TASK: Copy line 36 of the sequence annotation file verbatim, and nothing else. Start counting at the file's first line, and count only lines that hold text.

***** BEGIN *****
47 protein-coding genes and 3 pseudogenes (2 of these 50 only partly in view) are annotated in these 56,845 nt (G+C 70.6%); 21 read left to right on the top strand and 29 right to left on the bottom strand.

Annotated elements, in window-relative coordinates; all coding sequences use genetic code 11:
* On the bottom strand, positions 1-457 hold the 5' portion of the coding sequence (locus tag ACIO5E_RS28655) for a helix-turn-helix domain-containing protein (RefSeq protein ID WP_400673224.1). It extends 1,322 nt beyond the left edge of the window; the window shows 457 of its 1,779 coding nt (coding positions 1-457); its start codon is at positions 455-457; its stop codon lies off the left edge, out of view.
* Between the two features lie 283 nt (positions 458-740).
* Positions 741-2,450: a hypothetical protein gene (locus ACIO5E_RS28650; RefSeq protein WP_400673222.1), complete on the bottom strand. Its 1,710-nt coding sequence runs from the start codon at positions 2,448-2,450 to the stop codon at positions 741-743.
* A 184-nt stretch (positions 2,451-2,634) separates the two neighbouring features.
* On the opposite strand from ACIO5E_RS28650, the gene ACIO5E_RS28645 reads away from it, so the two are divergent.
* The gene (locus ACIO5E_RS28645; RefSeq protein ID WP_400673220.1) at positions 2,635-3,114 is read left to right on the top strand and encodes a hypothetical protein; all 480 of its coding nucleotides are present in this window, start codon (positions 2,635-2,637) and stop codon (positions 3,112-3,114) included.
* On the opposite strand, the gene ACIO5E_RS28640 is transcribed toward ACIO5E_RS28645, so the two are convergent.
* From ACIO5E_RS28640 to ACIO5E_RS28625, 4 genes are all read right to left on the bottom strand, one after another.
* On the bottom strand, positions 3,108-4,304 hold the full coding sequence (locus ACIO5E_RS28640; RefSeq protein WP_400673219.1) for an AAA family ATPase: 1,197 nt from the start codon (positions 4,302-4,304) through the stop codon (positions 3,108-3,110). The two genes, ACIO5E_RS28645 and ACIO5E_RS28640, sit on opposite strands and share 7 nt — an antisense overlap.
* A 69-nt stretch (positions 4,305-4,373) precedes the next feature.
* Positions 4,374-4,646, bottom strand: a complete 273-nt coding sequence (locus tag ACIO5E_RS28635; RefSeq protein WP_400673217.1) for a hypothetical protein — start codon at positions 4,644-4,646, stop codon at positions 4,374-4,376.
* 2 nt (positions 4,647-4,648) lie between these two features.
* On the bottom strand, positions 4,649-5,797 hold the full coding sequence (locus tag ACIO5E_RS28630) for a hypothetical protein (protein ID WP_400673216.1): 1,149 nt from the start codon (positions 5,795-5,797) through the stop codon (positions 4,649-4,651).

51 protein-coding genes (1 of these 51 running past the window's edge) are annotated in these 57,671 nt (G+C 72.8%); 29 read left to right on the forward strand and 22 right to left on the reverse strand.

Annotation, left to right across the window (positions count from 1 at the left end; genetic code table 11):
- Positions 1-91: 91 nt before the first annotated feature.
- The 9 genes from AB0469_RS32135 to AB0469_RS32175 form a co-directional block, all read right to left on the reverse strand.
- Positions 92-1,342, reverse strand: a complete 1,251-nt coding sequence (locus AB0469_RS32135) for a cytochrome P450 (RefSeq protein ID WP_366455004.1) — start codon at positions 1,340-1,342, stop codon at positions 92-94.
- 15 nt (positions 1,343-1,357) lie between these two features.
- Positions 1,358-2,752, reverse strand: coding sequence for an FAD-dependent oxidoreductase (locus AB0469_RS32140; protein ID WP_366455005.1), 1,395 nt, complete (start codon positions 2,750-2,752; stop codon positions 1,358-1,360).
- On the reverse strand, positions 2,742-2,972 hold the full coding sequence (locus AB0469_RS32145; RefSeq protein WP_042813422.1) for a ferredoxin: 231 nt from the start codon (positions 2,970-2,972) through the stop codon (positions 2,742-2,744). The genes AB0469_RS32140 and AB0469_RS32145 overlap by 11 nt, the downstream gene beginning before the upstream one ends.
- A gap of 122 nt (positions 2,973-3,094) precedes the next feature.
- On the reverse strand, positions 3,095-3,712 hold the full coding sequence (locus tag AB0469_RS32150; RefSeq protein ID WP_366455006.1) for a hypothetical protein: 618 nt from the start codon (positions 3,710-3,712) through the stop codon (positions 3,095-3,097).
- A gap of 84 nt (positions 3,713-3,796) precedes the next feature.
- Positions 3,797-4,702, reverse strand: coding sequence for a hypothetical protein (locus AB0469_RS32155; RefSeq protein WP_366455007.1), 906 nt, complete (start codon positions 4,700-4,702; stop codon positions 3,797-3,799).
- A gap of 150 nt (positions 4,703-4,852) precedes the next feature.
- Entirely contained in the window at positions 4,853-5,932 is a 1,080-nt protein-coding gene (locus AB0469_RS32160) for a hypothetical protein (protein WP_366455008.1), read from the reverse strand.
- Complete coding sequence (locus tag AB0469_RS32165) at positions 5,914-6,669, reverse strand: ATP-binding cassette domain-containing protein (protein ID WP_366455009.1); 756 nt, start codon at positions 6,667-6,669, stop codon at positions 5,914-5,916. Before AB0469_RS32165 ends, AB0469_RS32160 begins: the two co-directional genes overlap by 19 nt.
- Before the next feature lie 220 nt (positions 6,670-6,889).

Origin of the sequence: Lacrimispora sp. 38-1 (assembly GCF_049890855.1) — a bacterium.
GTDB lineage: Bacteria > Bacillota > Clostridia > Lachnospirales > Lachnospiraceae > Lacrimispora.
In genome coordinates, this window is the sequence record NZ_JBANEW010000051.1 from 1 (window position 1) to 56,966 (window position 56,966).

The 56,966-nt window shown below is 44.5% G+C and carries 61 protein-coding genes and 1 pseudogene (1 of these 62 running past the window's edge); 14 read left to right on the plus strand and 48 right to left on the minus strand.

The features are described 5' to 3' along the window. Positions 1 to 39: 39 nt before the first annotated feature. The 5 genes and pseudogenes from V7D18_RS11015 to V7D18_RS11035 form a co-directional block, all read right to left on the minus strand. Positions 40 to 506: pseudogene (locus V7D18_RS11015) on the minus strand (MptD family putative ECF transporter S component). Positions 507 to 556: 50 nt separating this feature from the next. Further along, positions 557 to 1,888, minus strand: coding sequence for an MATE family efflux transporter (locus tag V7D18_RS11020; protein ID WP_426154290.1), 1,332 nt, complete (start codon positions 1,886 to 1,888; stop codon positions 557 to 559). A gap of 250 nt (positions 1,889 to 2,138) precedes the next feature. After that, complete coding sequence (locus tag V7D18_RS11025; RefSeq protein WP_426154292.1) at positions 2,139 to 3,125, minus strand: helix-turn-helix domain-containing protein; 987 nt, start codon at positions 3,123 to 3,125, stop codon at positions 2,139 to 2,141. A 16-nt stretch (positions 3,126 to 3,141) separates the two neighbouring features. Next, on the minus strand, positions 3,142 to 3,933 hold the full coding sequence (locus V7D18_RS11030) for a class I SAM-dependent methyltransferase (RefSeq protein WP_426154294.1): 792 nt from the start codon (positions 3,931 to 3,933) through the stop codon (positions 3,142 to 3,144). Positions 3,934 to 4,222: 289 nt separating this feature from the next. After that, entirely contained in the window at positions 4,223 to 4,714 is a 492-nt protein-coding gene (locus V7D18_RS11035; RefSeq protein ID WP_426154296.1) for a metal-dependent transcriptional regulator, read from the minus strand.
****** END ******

The features are described 5' to 3' along the window. Positions 1 to 39: 39 nt before the first annotated feature. The 5 genes and pseudogenes from V7D18_RS11015 to V7D18_RS11035 form a co-directional block, all read right to left on the minus strand. Positions 40 to 506: pseudogene (locus V7D18_RS11015) on the minus strand (MptD family putative ECF transporter S component). Positions 507 to 556: 50 nt separating this feature from the next. Further along, positions 557 to 1,888, minus strand: coding sequence for an MATE family efflux transporter (locus tag V7D18_RS11020; protein ID WP_426154290.1), 1,332 nt, complete (start codon positions 1,886 to 1,888; stop codon positions 557 to 559). A gap of 250 nt (positions 1,889 to 2,138) precedes the next feature. After that, complete coding sequence (locus tag V7D18_RS11025; RefSeq protein WP_426154292.1) at positions 2,139 to 3,125, minus strand: helix-turn-helix domain-containing protein; 987 nt, start codon at positions 3,123 to 3,125, stop codon at positions 2,139 to 2,141. A 16-nt stretch (positions 3,126 to 3,141) separates the two neighbouring features. Next, on the minus strand, positions 3,142 to 3,933 hold the full coding sequence (locus V7D18_RS11030) for a class I SAM-dependent methyltransferase (RefSeq protein WP_426154294.1): 792 nt from the start codon (positions 3,931 to 3,933) through the stop codon (positions 3,142 to 3,144). Positions 3,934 to 4,222: 289 nt separating this feature from the next. After that, entirely contained in the window at positions 4,223 to 4,714 is a 492-nt protein-coding gene (locus V7D18_RS11035; RefSeq protein ID WP_426154296.1) for a metal-dependent transcriptional regulator, read from the minus strand.